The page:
There is an interesting article in today’s Financial Times by Richard Waters – A Binary Goldmine – in which he discusses the growth of the sophisticated technology now available for analysis of ‘Big Data’ and the business benefits it brings.
In particular, this paragraph struck a chord with us: “Meanwhile, as the analysis of digital information develops, the traditional management virtues of gut instinct and seat-of-the-pants decision-making are being replaced by reliance on intensive number-crunching and the objective testing of multiple potential courses of action.”
If you subscribe to the FT, the full article can be found here.
The referendum to decide whether to introduce a new voting system to replace our current first-past-the-post system is taking place today. We have been tracking the debate on the Alternative Vote (AV) since the 1st January 2011.
We posted our first blog on this topic on the 14th April 2011.
As might be expected, discussion of AV has increased dramatically since January and in the first five days of May there has been more debate than what was seen during the whole of March! AV is clearly a hot topic but let’s have a look at discussion of the different campaigns:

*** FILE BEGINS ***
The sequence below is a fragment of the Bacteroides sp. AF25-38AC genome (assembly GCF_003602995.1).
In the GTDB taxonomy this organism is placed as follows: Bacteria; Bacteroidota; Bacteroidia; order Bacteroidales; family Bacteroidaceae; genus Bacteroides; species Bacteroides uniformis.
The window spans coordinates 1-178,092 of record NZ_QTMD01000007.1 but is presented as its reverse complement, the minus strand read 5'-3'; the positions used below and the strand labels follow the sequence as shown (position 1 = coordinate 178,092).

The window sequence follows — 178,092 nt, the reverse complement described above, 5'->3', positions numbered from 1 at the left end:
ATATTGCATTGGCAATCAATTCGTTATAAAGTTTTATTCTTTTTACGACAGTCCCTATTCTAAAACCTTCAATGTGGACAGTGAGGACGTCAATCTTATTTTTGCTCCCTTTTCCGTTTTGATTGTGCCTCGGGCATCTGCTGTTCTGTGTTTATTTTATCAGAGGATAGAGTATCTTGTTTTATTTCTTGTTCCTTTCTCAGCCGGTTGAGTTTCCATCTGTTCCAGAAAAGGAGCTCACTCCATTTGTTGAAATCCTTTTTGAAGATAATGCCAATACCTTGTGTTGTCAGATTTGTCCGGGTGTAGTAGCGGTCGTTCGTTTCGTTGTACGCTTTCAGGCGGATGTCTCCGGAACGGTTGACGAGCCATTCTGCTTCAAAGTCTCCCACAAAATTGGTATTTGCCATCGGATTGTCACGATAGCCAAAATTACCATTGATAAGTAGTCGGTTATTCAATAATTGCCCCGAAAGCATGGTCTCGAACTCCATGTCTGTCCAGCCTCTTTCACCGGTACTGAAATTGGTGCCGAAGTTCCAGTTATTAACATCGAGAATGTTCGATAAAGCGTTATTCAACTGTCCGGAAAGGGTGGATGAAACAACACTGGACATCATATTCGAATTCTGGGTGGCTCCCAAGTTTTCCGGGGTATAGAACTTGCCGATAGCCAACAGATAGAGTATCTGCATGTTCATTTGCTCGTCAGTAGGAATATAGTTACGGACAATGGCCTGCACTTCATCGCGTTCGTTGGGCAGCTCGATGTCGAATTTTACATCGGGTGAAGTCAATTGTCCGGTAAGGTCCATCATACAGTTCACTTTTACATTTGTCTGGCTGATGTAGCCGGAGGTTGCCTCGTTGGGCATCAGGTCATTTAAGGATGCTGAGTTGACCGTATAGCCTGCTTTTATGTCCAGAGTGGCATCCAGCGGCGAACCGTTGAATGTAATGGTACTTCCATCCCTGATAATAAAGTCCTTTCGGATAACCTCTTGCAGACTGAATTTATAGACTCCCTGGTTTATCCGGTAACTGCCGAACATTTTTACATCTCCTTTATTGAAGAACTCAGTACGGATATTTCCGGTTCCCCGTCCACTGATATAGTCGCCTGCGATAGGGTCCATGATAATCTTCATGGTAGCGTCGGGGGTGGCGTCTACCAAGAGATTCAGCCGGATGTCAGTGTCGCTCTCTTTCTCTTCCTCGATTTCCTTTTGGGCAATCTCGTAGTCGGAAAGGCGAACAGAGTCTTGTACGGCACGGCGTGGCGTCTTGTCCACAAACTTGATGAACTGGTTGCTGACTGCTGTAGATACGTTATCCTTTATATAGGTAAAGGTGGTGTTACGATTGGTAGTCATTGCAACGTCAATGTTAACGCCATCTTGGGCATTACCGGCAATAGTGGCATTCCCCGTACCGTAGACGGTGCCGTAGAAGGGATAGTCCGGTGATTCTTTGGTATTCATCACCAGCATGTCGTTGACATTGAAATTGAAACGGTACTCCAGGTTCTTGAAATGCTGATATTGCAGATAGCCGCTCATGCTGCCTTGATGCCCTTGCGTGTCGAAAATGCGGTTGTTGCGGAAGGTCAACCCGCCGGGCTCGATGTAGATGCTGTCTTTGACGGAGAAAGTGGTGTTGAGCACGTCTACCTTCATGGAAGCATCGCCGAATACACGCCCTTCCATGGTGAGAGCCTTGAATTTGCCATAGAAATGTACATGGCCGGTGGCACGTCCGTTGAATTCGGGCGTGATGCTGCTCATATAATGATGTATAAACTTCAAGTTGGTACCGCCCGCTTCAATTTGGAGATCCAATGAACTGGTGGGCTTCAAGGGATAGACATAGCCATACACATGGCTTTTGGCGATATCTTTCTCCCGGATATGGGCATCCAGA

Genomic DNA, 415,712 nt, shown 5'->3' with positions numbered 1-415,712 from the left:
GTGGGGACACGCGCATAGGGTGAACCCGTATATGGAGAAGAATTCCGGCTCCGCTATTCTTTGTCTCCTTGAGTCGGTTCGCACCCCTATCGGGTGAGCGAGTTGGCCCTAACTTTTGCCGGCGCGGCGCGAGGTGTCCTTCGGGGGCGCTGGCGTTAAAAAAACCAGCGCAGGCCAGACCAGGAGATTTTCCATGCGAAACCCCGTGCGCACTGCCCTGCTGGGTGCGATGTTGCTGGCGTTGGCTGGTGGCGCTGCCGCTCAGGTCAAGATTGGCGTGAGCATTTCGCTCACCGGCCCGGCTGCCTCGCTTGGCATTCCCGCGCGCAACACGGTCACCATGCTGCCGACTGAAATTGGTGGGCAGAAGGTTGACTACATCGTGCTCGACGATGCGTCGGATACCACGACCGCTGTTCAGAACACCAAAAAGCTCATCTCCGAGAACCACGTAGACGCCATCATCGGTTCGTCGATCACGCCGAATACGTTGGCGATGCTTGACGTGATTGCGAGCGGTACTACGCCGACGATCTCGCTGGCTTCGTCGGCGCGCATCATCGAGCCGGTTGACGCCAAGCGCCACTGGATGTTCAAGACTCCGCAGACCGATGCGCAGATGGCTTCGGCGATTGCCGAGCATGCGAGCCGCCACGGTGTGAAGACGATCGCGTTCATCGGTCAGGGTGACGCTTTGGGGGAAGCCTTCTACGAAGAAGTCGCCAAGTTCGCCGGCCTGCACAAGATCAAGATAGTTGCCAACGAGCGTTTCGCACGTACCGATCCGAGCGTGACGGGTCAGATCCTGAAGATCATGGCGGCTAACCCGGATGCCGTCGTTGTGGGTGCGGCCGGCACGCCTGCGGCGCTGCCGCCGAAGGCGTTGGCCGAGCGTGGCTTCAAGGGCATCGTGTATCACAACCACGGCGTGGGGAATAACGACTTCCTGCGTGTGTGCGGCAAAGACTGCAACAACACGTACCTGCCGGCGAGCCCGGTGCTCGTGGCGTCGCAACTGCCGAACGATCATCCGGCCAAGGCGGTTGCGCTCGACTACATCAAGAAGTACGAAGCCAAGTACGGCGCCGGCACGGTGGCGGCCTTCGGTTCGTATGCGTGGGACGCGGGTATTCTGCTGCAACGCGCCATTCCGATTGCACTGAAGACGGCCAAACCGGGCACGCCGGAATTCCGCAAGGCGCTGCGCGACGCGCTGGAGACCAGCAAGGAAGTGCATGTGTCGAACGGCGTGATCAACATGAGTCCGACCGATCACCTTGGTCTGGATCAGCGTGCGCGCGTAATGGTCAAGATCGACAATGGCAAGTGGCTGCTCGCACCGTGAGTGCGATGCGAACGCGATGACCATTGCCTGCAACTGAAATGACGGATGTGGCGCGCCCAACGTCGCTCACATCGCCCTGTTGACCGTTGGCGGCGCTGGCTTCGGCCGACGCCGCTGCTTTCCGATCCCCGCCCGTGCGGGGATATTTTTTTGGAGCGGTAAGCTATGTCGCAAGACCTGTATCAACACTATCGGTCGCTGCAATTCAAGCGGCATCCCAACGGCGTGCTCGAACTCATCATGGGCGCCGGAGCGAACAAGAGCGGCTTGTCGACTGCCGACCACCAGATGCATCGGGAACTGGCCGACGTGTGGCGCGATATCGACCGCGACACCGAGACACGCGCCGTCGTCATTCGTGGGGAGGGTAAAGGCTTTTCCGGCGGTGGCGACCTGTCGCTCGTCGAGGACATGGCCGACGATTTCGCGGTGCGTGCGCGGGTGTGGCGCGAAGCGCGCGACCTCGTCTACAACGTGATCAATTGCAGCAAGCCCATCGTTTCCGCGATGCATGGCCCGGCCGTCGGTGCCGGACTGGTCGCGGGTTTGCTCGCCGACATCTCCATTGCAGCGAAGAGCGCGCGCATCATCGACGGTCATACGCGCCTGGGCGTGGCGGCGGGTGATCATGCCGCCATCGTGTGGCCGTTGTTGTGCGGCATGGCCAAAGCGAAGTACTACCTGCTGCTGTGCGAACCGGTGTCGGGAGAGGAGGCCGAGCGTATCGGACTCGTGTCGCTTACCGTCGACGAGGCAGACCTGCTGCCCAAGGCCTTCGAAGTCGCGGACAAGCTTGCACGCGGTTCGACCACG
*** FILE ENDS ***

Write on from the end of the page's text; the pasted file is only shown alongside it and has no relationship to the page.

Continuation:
The ‘Yes To AV’ campaign generated marginally more buzz between January and March than the ‘No To AV’ campaign, however, during April ‘No To AV’ came into focus, only for the ‘Yes’ campaign to move marginally ahead during the first week of May. That said, the volume of coverage is only part of the story; the influence of the voices and the sentiment of what is being said also need to be taken into account.